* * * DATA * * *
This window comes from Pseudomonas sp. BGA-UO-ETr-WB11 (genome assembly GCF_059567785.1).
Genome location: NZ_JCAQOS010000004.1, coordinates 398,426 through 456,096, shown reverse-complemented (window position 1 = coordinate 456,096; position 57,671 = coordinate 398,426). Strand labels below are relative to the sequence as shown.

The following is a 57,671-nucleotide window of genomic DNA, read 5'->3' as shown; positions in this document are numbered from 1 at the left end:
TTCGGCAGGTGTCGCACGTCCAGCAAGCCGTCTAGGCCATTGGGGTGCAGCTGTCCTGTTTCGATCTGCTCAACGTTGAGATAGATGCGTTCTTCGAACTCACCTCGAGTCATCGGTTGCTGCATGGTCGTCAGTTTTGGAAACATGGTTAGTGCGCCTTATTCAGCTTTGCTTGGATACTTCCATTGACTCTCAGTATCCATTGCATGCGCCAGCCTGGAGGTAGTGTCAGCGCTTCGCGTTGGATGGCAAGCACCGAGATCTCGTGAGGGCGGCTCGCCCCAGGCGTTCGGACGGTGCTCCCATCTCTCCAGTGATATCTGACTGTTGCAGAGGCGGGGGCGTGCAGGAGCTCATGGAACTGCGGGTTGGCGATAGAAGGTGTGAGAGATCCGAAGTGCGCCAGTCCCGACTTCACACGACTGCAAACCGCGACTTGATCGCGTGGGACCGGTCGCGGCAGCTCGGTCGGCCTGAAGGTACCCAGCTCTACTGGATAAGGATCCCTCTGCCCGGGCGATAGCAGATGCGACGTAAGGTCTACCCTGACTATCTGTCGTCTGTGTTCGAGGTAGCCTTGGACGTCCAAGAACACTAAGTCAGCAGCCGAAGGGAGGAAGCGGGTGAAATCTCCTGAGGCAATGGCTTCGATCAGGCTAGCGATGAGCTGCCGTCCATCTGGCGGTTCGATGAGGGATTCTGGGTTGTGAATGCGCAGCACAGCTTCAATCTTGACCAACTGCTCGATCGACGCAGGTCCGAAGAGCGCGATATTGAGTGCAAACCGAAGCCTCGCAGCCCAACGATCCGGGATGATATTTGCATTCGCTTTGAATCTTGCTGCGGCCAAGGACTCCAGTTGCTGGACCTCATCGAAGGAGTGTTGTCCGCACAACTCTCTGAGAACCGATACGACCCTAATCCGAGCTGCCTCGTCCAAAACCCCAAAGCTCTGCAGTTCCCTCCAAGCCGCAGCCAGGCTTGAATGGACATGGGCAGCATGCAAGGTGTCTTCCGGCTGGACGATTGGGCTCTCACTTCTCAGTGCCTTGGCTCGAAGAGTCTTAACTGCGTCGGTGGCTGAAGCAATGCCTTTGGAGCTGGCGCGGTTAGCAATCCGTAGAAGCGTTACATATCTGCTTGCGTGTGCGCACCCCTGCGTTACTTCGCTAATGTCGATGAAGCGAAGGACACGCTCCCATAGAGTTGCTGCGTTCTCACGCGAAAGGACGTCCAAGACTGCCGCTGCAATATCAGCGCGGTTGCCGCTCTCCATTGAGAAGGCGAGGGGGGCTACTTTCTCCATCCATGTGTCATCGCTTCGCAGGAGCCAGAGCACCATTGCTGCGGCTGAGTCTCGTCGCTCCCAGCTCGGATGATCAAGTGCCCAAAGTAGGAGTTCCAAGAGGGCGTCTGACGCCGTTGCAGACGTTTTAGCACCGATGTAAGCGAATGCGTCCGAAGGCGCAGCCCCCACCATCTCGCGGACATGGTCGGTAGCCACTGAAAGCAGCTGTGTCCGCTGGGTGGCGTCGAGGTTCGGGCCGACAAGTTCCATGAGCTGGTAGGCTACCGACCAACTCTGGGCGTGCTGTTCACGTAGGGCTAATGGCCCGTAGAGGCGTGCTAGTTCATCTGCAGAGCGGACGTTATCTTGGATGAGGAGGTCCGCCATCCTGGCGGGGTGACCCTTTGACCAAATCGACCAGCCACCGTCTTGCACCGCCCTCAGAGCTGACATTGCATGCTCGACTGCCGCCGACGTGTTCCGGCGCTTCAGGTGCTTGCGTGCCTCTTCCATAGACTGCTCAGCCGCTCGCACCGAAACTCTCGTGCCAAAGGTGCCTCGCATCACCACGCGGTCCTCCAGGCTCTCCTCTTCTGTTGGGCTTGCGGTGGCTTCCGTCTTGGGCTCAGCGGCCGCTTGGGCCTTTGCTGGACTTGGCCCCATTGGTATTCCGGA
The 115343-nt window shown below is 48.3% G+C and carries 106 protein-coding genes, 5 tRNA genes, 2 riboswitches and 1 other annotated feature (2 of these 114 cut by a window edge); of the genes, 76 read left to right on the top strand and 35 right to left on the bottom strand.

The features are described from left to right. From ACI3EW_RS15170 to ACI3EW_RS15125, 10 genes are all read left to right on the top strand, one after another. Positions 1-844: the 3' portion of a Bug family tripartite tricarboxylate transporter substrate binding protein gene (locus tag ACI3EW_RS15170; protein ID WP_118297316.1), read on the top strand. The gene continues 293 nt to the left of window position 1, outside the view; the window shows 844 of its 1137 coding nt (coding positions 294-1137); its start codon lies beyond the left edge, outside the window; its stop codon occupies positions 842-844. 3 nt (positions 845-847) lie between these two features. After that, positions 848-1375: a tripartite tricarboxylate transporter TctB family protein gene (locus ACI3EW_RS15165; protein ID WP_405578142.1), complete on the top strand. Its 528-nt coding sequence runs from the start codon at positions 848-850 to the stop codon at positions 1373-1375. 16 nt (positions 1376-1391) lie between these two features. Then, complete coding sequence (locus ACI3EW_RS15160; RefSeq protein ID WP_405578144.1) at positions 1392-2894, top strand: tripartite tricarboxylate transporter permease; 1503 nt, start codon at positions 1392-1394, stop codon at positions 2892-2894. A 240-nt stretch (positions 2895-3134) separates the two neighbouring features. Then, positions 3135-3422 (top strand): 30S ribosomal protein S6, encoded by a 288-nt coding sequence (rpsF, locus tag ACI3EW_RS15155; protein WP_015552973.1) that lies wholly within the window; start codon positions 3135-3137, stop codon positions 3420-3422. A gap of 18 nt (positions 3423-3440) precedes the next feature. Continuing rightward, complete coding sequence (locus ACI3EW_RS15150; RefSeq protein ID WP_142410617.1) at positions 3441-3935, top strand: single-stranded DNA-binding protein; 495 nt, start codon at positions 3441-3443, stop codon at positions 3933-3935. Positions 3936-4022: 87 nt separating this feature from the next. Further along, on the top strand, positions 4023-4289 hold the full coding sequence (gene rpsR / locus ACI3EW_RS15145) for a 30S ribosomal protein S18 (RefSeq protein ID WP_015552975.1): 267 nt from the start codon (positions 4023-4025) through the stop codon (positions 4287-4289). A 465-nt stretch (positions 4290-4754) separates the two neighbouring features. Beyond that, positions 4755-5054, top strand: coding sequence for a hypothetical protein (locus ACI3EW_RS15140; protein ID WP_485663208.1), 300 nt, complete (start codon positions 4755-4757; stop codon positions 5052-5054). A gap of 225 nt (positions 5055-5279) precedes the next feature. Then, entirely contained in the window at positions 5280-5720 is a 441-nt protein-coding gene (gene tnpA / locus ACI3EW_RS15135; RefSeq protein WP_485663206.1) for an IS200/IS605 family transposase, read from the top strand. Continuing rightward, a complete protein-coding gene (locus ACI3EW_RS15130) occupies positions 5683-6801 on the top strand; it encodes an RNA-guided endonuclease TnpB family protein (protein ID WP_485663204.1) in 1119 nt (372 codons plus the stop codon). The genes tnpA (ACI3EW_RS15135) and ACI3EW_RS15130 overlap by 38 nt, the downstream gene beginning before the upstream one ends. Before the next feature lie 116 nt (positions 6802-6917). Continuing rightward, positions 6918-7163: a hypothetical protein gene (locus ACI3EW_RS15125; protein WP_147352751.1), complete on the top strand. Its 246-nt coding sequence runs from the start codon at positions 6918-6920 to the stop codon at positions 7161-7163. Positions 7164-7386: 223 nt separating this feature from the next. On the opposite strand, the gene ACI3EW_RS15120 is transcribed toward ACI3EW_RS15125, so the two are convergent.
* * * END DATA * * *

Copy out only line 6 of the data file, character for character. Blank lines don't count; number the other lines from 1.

The features are described from left to right. From ACI3EW_RS15170 to ACI3EW_RS15125, 10 genes are all read left to right on the top strand, one after another. Positions 1-844: the 3' portion of a Bug family tripartite tricarboxylate transporter substrate binding protein gene (locus tag ACI3EW_RS15170; protein ID WP_118297316.1), read on the top strand. The gene continues 293 nt to the left of window position 1, outside the view; the window shows 844 of its 1137 coding nt (coding positions 294-1137); its start codon lies beyond the left edge, outside the window; its stop codon occupies positions 842-844. 3 nt (positions 845-847) lie between these two features. After that, positions 848-1375: a tripartite tricarboxylate transporter TctB family protein gene (locus ACI3EW_RS15165; protein ID WP_405578142.1), complete on the top strand. Its 528-nt coding sequence runs from the start codon at positions 848-850 to the stop codon at positions 1373-1375. 16 nt (positions 1376-1391) lie between these two features. Then, complete coding sequence (locus ACI3EW_RS15160; RefSeq protein ID WP_405578144.1) at positions 1392-2894, top strand: tripartite tricarboxylate transporter permease; 1503 nt, start codon at positions 1392-1394, stop codon at positions 2892-2894. A 240-nt stretch (positions 2895-3134) separates the two neighbouring features. Then, positions 3135-3422 (top strand): 30S ribosomal protein S6, encoded by a 288-nt coding sequence (rpsF, locus tag ACI3EW_RS15155; protein WP_015552973.1) that lies wholly within the window; start codon positions 3135-3137, stop codon positions 3420-3422. A gap of 18 nt (positions 3423-3440) precedes the next feature. Continuing rightward, complete coding sequence (locus ACI3EW_RS15150; RefSeq protein ID WP_142410617.1) at positions 3441-3935, top strand: single-stranded DNA-binding protein; 495 nt, start codon at positions 3441-3443, stop codon at positions 3933-3935. Positions 3936-4022: 87 nt separating this feature from the next. Further along, on the top strand, positions 4023-4289 hold the full coding sequence (gene rpsR / locus ACI3EW_RS15145) for a 30S ribosomal protein S18 (RefSeq protein ID WP_015552975.1): 267 nt from the start codon (positions 4023-4025) through the stop codon (positions 4287-4289). A 465-nt stretch (positions 4290-4754) separates the two neighbouring features. Beyond that, positions 4755-5054, top strand: coding sequence for a hypothetical protein (locus ACI3EW_RS15140; protein ID WP_485663208.1), 300 nt, complete (start codon positions 4755-4757; stop codon positions 5052-5054). A gap of 225 nt (positions 5055-5279) precedes the next feature. Then, entirely contained in the window at positions 5280-5720 is a 441-nt protein-coding gene (gene tnpA / locus ACI3EW_RS15135; RefSeq protein WP_485663206.1) for an IS200/IS605 family transposase, read from the top strand. Continuing rightward, a complete protein-coding gene (locus ACI3EW_RS15130) occupies positions 5683-6801 on the top strand; it encodes an RNA-guided endonuclease TnpB family protein (protein ID WP_485663204.1) in 1119 nt (372 codons plus the stop codon). The genes tnpA (ACI3EW_RS15135) and ACI3EW_RS15130 overlap by 38 nt, the downstream gene beginning before the upstream one ends. Before the next feature lie 116 nt (positions 6802-6917). Continuing rightward, positions 6918-7163: a hypothetical protein gene (locus ACI3EW_RS15125; protein WP_147352751.1), complete on the top strand. Its 246-nt coding sequence runs from the start codon at positions 6918-6920 to the stop codon at positions 7161-7163. Positions 7164-7386: 223 nt separating this feature from the next. On the opposite strand, the gene ACI3EW_RS15120 is transcribed toward ACI3EW_RS15125, so the two are convergent.